Hillary Blackburn, PharmD, serves as the director of pharmaceutical services for Dispensary of Hope, a charitable medication distributor.

In her role, Dr. Blackburn consults with pharmacies and clinics to improve medication access nationwide and is tasked with overseeing formulary development, establishing research initiatives and managing a volunteer network of strategic advisors.

Dr. Blackburn, who has been a practicing pharmacist for nearly a decade, is licensed in 11 states. She also recently founded a pharmacy-focused podcast, dubbed Talk to Your Pharmacist, in which she shares the stories of successful pharmacy leaders and current healthcare trends.

Becker’s Hospital Review recently asked her to discuss the biggest concern and opportunity for pharmacy leaders this year, how pharmacy leaders can determine priorities and one buzzword in healthcare that needs to be eliminated.

Here’s what she had to say.

Editor’s note: Responses were edited for length and clarity.

Question: What would you say is the No. 1 concern for pharmacy leaders today?

Dr. Hillary Blackburn: Controlling costs and generating revenue. Health systems are looking to the pharmacy department to help rein in costs primarily by managing drug spend. The pharmacy is accomplishing this in several ways, including using formulary drug use controls, preventing medication waste and staying up-to-date on drug-pricing projections. Pharmacy leaders should also remain proactive and strategize with their team to predict any potential medication shortages.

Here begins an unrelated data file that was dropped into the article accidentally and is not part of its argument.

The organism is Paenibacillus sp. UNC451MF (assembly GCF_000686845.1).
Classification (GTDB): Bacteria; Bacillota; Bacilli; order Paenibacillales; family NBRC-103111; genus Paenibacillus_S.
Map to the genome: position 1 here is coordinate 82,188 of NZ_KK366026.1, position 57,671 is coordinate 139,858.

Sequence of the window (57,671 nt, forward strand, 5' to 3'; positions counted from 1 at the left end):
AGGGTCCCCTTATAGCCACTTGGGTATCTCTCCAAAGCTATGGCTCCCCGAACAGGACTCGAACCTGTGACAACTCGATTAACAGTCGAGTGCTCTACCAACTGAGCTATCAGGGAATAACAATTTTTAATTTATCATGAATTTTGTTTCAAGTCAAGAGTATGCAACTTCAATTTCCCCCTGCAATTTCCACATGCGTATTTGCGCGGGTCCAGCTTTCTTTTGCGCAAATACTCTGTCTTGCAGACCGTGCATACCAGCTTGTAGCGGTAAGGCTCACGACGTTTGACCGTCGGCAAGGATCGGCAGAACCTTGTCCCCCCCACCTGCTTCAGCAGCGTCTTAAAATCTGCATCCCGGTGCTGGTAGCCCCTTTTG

Generating revenue can be accomplished through optimizing an outpatient pharmacy through the capture of employee prescription revenue and discharge prescriptions so that patients leave with medications in hand. Additionally, health systems are looking to build their own specialty pharmacy to generate revenue.

Q: What would you say is the biggest opportunity for pharmacy this year?

HB: Embracing technology. Technology can be leveraged in several ways, whether its integrating pharmacy analytics to monitor and assess drug spend or staying up-to-date through social media platforms such as LinkedIn or podcasts like mine, Talk to Your Pharmacist, where over 80 pharmacy leaders from across the country have shared their leadership stories, innovative practice settings and discussed current trends. Incorporating technology into workflows can help bring automation to routine tasks and free up pharmacists time to do more of the patient care activities. This ultimately improves outcomes and patient experience. Finally, turning data into meaningful insights with technology can help tell the story of the value pharmacy services brings to an organization.

Q: When choosing new programs to roll out in the pharmacy to tackle some of the pressing challenges, how can a pharmacy leader decide what is truly a “priority” to address?

HB: Ensuring that any potential program aligns with health system goals can help pharmacy leaders identify true priorities. Pharmacy leaders should be educating other leaders about how pharmacy skills can be used in new areas of healthcare so that buy-in exists before the roll out of a new program. If leaders can successfully demonstrate the “why” and help others understand the value behind pharmacy services and how it aligns with the system’s strategic plan, then they are on the right track to prioritizing successful pharmacy programs.

Q: What is a buzzword in healthcare you wish we could get rid of?

HB: Breaking down healthcare silos. We have been aware of silos existing in healthcare for over a decade, yet they still exist.  I’m encouraged that current pharmacy curriculum puts an emphasis on interprofessional training to instill the collaborative mindset early in their careers.  We have to transition from siloed thinking to systems thinking.  Reading articles, including those on the Becker’s website, brings leaders a broader perspective to see how pharmacy, or any other field, fits into the bigger healthcare picture.

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